From Conflict of Nations Wiki
Our next African Nation Spotlight is another large nation within the Maghreb region.With six neighbouring nations and twenty two districts Libya is certainly no small dot onthe map. It features the longest Mediterranean coastline out of any North-African nation, and around 90% of it is made up of the Sahara Desert.
The history of Libya starts with the Berber tribes, men and women indigenous to North Africa. They have been a permanent presence through the history of Libya, and currently Arab-Berbers form roughly 97% of the nation’s population. However they rarely were the rulers of their own country as for most of its history Libya was under the rule of foreign powers, including the Romans, Ottomans and Italians. Conqueror after conqueror swept through Libya, whilst its native Berbers persisted through war after war until they finally earned their long-sought freedom in 1951.
A bloodless coup in 1969 would start the regime of the infamous dictator Muammarr Gaddafi, the “King of Kings in Africa.” He ruled for over four decades, cementing himself as one of the most divisive rulers of our time, with some presidents like U.S. President Barack Obama labeling him as a tyrant, whilst others like South African President Nelson Mandela sympathizing with him as a martyr. His reign ended in fire and flames in the civil war of 2011, marking the end of another great power within the heart of Libya.
His reign is just another anecdote in the history of Libya, which has seen and been apart of the rise and fall of a great many nations. The ruins of mighty Cyrene, most important of the five Ancient Greek cities in Libya, stands as a testament to this fact.Now, as Libya slowly recovers, perhaps someone may step in to once again establish Libya as a mighty nation and a force to be reckoned with.
WW3 & Apocalypse
Once again we have a nation with plenty of desert terrain and an Eastern doctrine. A nearly investment in tanks and a quick takeover of the AI nation of Tunisia is an advisable and safe bet, and a daring player may also send some units southward to claim the AI nations of Niger, Sudan, and perhaps even Ghana and South Sudan, though for beginners splitting up your units so much may be unwise.
With so many cities on the coastline, the player may also choose to take to the sea. A quick take over of the AI nation of Malta could help set up a naval base in the middle of the Mediterranean. From there the player has the option to send naval units all throughout the Mediterranean Sea, though perhaps a move towards the nearby nations of Italy or Greece may be advised especially if the player wishes to hold onto their base in Malta.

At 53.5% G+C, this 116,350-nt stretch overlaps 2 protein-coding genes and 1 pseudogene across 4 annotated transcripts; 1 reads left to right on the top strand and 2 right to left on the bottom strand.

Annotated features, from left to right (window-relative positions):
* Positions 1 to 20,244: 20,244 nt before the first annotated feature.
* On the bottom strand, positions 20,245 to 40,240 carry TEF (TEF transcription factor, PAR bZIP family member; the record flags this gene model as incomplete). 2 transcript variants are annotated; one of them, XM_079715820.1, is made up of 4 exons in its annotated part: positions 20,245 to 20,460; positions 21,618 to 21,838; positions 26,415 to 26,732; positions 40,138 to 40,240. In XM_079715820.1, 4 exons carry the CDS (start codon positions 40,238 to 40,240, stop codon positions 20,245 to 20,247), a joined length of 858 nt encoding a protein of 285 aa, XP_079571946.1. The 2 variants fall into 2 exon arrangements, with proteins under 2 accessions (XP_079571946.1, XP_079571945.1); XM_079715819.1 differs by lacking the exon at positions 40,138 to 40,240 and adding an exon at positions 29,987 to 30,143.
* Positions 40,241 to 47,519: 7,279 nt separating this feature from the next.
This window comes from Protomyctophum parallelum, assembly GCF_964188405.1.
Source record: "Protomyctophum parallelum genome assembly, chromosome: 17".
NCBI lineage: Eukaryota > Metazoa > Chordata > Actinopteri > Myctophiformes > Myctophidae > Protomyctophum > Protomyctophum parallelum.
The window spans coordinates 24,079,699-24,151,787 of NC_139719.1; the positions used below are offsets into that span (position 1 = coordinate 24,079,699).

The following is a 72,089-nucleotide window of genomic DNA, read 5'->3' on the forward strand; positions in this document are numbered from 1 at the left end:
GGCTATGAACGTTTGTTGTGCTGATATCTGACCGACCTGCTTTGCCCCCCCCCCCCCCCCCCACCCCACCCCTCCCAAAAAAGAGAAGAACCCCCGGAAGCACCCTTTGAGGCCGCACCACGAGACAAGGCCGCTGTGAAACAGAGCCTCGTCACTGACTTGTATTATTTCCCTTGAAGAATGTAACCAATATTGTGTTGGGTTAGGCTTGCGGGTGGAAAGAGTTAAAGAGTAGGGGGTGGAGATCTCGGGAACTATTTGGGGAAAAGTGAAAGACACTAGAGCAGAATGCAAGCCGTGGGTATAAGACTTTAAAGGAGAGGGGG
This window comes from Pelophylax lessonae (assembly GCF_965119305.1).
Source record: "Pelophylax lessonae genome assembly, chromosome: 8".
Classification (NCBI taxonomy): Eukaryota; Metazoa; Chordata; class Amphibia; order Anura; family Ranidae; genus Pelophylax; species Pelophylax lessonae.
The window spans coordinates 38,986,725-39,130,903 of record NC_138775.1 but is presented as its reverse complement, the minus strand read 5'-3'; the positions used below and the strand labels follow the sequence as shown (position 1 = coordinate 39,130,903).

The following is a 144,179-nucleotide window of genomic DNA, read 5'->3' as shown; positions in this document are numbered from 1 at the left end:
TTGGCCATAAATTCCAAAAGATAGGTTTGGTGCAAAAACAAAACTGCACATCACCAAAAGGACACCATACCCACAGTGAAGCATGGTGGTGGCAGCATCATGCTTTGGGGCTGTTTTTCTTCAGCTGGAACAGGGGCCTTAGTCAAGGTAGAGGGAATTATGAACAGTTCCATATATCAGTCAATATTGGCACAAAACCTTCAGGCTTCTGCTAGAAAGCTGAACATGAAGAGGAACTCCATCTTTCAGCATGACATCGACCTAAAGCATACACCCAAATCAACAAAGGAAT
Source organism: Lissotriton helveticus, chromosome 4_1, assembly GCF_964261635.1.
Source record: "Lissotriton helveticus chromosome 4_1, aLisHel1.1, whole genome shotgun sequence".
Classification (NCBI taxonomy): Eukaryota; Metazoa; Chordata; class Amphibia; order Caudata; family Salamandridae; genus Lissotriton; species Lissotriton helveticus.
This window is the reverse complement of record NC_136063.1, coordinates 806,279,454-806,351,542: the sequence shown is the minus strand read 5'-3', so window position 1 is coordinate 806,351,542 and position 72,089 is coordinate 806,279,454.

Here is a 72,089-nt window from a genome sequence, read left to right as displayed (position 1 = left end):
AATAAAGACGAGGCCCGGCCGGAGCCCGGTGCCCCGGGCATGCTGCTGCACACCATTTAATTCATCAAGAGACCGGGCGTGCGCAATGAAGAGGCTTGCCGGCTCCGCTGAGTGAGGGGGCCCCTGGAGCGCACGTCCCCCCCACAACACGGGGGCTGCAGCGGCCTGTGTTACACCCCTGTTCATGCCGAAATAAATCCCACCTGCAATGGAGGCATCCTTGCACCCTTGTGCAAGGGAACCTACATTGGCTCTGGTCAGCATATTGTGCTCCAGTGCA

Either way, the player needs to decide quickly whether to head to Europe or stay in Africa, and plan accordingly. Alliances with Egypt or Algeria is always advised in either case, and if the player wishes to take over Africa then Chad’s abundance of southern cities could help to get a foothold in that region. With so many cities on the coast, it’s also certainly advised to fortify them with a few Corvettes as another player could easily take them over and conquer the main power hub of Libya otherwise.
Overkill brings with it its usual problems, as all of Libya’s neighbouring AI nations are now playable. Only Malta remains an AI nation, which whilst not bad as an aid in naval warfare, is hardly a nice chunk of land and Victory Points that Niger or Sudan could provide. However this is actually not that much a cause for alarm, as these nations have their cities primarily in their southern border, far away from Libya.
This opens up a great opportunity for Libya, as whilst they pose little threat, they can be invaluable for pushing deeper into Africa. However Libya should take care not to underestimate them, as should they ally with Algeria or Egypt then Libya would become open to a pincer attack from land and from the sea. Corvettes in each harbor is essential, as a loss to Libya’s plentiful coastal cities is the quickest way to its downfall.
Rising Tides completely flips the challenges presented in Overkill for Libya. Now the southern border is almost completely shielded by the “Dead Zones”, halting access into Libya from its southern section but also stopping Libya from being able to push downwards into the heart of Africa. With the map also encouraging everyone to invest in a strong navy, Libya’s coastal cities are also more valuable than ever, making them a great asset for the player and a target for everyone else.
Sorting out relations with either Algeria or Egypt is now more crucial than ever before. However the player would do well to not underestimate the value of Tunisia. A potential strategy could be to form a coalition with Tunisia (and maybe even Morocco) and then push as a united front onto Algeria, gaining more control of the valuable coastline and coastal cities in the North-African region. Once the player has control of the North-African coastline, then they have free reign to invade upwards into Europe, or down deep into the belly of their home continent.